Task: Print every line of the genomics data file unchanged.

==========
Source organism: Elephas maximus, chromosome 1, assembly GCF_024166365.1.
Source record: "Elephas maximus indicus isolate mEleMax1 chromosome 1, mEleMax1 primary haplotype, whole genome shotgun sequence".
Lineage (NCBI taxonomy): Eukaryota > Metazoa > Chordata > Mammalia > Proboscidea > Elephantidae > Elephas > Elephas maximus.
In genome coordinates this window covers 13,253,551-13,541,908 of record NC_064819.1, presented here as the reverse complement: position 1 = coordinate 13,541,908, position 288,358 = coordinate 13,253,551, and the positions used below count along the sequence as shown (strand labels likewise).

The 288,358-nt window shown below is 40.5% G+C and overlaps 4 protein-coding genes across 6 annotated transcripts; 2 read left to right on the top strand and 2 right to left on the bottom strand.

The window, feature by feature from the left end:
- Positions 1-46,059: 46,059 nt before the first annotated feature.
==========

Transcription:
Source organism: Elephas maximus, chromosome 1, assembly GCF_024166365.1.
Source record: "Elephas maximus indicus isolate mEleMax1 chromosome 1, mEleMax1 primary haplotype, whole genome shotgun sequence".
Lineage (NCBI taxonomy): Eukaryota > Metazoa > Chordata > Mammalia > Proboscidea > Elephantidae > Elephas > Elephas maximus.
In genome coordinates this window covers 13,253,551-13,541,908 of record NC_064819.1, presented here as the reverse complement: position 1 = coordinate 13,541,908, position 288,358 = coordinate 13,253,551, and the positions used below count along the sequence as shown (strand labels likewise).

The 288,358-nt window shown below is 40.5% G+C and overlaps 4 protein-coding genes across 6 annotated transcripts; 2 read left to right on the top strand and 2 right to left on the bottom strand.

The window, feature by feature from the left end:
- Positions 1-46,059: 46,059 nt before the first annotated feature.